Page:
If you just want to get your feet wet, but don’t want a white-knuckle adventure, sign up for a do-it-yourself float on Upper Cache Creek, about two hours northeast of San Francisco.
Paddle your own rubber raft through the foamy-but-friendly rapids of Cache Canyon. These are tame Class II rapids with a couple of keep-you-on-your-toes Class IIIs that offer brief thrills.
One- and two-day DIY trips start near the Central Valley town of Rumsey along State Highway 16. While you can just go cool-off for a day, the two-day trip runs the full 20 miles of Cache Creek’s sheer volcanic canyon … a wonderfully scenic mini-adventure.
Lower Klamath River
The perfect kid-friendly river with swimming holes, wildlife and waterfalls. Hook up with one of several outfitters that offer fun, family adventures on this beautiful river. Turn your landlocked toddler into a happy river rat with a three-day, two-night camping and rafting trip on the warm waters of the Lower Klamath.
The mellow Class II rapids are just splashy enough to be exciting for kids, yet not too nerve-wracking for mom and dad. Parents can kick back while river guides do all the work: set up camp, fix meals, explain the region’s fascinating mining history and teach the kids how to look for Bigfoot.
Children as young as 4 are welcome, and they don’t need to know how to swim; personal floatation devices keep everyone safe. The whimsical name of the trip’s toughest rapid … Dragon’s Tooth, says it all.
Enjoy the Klamath’s sandy beaches and take a hike through the rainforest of Ukonom Creek, where two side-by-side waterfalls cascade into a deep swimming hole.
Bald eagles and ospreys soar above the alder- and fir-lined canyon, and beavers and river otters glide through the water. Trips start in Happy Camp, an hour and a half drive west of Yreka, so it’s easy to combine this watery adventure with a visit to Redwood National and State Parks.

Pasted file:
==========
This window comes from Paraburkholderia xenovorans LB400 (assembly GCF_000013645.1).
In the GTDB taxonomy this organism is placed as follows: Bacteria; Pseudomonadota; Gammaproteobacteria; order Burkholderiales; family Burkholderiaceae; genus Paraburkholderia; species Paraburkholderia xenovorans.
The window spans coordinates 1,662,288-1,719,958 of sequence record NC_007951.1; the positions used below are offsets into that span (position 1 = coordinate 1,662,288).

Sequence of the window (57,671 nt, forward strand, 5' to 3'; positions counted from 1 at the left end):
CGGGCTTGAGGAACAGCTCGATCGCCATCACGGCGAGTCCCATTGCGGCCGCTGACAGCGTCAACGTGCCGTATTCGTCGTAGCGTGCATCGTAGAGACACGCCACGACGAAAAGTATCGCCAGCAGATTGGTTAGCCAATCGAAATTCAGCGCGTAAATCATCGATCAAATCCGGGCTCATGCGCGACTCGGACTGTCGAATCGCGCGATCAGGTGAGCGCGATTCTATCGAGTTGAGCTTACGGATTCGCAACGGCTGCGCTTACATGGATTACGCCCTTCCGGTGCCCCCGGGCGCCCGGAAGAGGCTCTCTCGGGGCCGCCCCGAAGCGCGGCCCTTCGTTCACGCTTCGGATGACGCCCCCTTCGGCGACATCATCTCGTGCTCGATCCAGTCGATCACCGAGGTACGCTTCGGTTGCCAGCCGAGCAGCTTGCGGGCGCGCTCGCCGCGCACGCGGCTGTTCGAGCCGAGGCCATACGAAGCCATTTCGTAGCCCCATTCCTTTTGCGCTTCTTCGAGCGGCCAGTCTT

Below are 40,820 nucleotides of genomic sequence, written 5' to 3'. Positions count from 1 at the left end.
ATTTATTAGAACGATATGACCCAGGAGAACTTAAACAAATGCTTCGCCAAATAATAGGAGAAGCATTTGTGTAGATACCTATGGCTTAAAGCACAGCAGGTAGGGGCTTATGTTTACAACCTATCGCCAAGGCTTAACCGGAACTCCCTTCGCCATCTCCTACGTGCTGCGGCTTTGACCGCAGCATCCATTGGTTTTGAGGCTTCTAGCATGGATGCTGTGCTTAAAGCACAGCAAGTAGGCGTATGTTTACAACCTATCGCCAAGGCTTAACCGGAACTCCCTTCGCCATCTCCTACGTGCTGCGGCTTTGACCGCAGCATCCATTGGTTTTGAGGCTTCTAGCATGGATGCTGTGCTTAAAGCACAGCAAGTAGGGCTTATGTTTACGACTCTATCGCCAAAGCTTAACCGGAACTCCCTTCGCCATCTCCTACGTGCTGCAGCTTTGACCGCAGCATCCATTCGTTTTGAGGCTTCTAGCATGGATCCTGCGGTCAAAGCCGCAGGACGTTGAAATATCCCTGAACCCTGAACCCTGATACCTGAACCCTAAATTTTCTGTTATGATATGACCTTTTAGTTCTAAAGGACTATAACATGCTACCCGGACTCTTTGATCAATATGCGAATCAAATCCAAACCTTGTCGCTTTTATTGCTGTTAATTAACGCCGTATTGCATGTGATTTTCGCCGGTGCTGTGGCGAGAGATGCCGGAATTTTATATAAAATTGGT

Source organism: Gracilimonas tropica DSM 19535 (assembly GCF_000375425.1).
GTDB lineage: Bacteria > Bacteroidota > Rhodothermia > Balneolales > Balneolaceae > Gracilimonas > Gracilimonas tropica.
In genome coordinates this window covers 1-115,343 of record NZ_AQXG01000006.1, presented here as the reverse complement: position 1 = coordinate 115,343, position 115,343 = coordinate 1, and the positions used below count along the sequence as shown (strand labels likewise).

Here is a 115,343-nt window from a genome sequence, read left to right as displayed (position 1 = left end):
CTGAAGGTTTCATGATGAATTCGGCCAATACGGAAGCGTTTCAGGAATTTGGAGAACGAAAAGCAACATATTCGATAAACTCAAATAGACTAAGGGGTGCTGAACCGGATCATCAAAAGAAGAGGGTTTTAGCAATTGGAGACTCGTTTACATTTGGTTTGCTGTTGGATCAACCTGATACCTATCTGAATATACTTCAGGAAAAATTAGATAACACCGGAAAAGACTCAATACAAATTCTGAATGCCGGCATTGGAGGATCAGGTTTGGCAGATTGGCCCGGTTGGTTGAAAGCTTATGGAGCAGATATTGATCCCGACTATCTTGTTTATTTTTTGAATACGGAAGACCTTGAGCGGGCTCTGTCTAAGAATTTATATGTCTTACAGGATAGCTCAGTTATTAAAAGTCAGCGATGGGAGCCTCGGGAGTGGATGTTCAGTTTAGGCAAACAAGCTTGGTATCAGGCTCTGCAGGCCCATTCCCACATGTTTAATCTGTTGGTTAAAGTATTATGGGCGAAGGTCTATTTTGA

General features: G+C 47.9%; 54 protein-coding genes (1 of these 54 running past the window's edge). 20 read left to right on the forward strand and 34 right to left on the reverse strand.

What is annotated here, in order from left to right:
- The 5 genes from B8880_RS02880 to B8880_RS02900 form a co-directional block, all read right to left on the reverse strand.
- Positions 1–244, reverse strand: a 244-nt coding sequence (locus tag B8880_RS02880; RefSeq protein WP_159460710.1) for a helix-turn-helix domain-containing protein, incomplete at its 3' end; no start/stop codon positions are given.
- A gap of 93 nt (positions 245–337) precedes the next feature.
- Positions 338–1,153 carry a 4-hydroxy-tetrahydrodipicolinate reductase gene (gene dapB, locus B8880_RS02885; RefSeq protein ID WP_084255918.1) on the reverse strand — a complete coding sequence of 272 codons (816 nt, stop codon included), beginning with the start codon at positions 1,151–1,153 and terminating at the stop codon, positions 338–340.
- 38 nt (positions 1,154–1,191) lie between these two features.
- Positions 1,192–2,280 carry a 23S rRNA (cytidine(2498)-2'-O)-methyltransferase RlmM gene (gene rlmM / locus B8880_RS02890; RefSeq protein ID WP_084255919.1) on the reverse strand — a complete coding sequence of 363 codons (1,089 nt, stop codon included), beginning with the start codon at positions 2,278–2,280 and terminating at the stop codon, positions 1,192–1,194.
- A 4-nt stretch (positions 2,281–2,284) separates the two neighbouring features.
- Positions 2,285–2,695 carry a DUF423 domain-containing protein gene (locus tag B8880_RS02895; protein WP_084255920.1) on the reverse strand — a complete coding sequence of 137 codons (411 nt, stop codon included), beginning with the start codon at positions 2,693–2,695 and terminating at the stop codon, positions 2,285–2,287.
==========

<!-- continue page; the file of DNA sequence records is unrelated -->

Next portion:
The Merced River offers two completely different experiences. If you’re searching for shoot-the-rapids thrills and chills on a family-friendly river rafting trip and an incredibly scenic float, you want to head down a designated Wild and Scenic River stretch of the Merced. The 16 miles of river below El Portal include several rollercoaster-like Class III-IV rapids.
You can float the Merced inside Yosemite, too, but you’ll be drifting along at an ultra-mellow pace. In June and July, rafting is one of the best ways to sightsee in busy Yosemite Valley. Rent an inflatable four-person raft at Half Dome Village Recreation Center and float three miles downriver, passing many of Yosemite’s most famous landmarks, including El Capitan and Yosemite Falls.
The Tuolumne River is the crown jewel of California whitewater rafting trips. It’s a true “escape from civilization” on this wet-and-wild river. You’ll see a rugged land of deep gorges and forests as wild as you can get in California.
Known simply as “the T,” this designated “Wild and Scenic” section of river often gets the nod as having some of the best whitewater in California. Class IV rapids are the rule, not the exception. Clavey Falls, a series of three staircases, creates the biggest drama. Graduates of “the T” might want to try a float on the Upper T, better known as Cherry Creek … an even more thrilling whitewater stretch.